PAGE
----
Business Licenses and Permits
You’ve cleared some of the initial hurdles on the way to launching your own business.
You’ve committed yourself, chosen and registered a business structure and name. Everything’s off to a good start.
Before you race too far ahead, you need to find out whether any aspect of your operation requires a license or permit and then factor into your plans the time it will take to go through the permitting process.
All kinds of businesses operate in Minnesota with no special permission or constraints. But others are closely regulated and may require one or more business, occupational or environmental licenses or permits.
Licenses and permits protect consumers and advance broad social goals that benefit everyone – environmental protections for land, water and air, for instance. Generally speaking, licenses and permits:
- Certify the competency of individuals in business, trades and professions
- Ensure the safety and effectiveness of products and processes
- Encourage or restrict competition in a specific industry
- Help prevent fraud and ensure financial solvency in business transactions
- Control market access or the development or implementation of new technology
- Promote responsible use of natural resources, especially non-renewable resources
- Authorizes businesses to serve as the state's agent for collecting revenue
Do You Need a State License?
Typically issued at state and local levels (though there are some federal licenses), a business license is a legal authorization to operate in a city county or state. In most cases, you’ll pay a fee to the licensing jurisdiction.
To find out whether you’ll need any state-required licenses, permits or registrations to operate your business, start by using Minnesota Elicensing, the state’s licensing web portal. This site is easy to use and conveniently lets you access licensing information by activity, administering agency, name of license, or with a keyword search.
License Minnesota provides information on more than 680 licenses administered by 46 state agencies. Get the details on permits, registrations, certifications, credentialing and other forms of approval granted by state agencies and boards as a condition of doing business. That includes conducting a trade, profession or occupation, pursuing a recreational activity in the state, as well as the right to use and operate certain equipment and vehicles.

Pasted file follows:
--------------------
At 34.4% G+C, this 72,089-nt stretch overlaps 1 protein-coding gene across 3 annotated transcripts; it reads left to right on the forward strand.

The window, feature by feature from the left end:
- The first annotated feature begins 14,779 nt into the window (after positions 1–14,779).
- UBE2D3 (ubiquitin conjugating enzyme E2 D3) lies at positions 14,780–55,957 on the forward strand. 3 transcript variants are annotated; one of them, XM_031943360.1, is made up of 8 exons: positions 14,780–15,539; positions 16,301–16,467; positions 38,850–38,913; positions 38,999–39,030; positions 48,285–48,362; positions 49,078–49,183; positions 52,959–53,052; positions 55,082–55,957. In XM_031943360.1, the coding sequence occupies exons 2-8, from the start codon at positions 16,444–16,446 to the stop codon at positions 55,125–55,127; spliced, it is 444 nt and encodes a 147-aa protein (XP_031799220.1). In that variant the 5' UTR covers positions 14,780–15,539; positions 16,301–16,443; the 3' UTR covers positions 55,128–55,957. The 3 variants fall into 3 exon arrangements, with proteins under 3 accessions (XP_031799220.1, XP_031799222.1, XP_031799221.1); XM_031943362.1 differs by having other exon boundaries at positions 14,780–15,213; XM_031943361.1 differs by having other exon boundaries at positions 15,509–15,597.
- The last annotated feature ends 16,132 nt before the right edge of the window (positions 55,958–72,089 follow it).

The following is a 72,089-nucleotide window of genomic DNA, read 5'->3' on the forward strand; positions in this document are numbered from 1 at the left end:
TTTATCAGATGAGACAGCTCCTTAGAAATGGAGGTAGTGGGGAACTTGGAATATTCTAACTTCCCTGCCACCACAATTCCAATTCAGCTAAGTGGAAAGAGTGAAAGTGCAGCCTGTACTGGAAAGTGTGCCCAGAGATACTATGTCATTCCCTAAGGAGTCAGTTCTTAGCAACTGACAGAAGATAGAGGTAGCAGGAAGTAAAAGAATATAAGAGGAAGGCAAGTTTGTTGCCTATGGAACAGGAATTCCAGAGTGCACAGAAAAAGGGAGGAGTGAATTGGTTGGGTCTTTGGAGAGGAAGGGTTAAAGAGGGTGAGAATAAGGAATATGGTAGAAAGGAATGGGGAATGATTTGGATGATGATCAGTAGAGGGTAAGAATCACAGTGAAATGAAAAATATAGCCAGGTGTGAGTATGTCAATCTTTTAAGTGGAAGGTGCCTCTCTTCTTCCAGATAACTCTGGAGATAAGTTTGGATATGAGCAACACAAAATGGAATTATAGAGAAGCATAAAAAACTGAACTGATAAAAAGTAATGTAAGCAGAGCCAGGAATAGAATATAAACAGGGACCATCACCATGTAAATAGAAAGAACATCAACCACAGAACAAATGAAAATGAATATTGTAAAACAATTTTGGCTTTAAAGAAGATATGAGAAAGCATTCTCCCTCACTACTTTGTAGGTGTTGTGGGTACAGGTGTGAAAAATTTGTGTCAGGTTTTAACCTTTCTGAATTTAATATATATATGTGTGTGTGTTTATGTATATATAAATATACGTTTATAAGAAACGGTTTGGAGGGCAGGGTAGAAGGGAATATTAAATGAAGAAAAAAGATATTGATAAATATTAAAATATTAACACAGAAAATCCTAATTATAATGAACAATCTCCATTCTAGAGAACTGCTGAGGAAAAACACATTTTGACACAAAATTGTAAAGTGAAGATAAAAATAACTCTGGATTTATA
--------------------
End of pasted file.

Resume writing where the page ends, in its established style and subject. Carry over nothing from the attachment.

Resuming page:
In addition to the licensing requirements imposed by the state, many local governments also require licenses for certain kinds of businesses.
In some cases, cities and counties may require a general business license that involves no more than registration and payment of a fee. In other cases, it may involve compliance with local ordinances specific to a particular type of business.
For instance, commercial building contractors are not licensed by the state, but many cities require them to register with the city and be bonded before the cities will issue building permits or conduct inspections of their projects.
Larger cities like Minneapolis and St. Paul have licensing departments. Smaller ones may rely on the city clerk. In any case, a phone call or visit to your city or county offices can help you determine whether or not you need to meet local requirements.
Many local governments make business license information and application forms available online. You just download and complete the documents, mail them in or file them in person.
Some cities allow you to complete the entire process online. Once your application is reviewed and approved, you may pay your fees through a secure website and print your license.
No matter how you apply for a license, it’s easier if you all have of the necessary information at hand before you begin completing the applications, including tax or other business identification numbers, certificates of assumed name under which the business will run, and business organizational documents filed with the secretary of state.
There may be other permits you must obtain or regulations with which you must comply, depending on your business. You need to know whether your business must comply with local zoning restrictions, whether it requires environmental permitting and review, or whether you’ll be subject to performance bond requirements. It’s important to remember that certain issues may affect you even if you operate a business out of your home.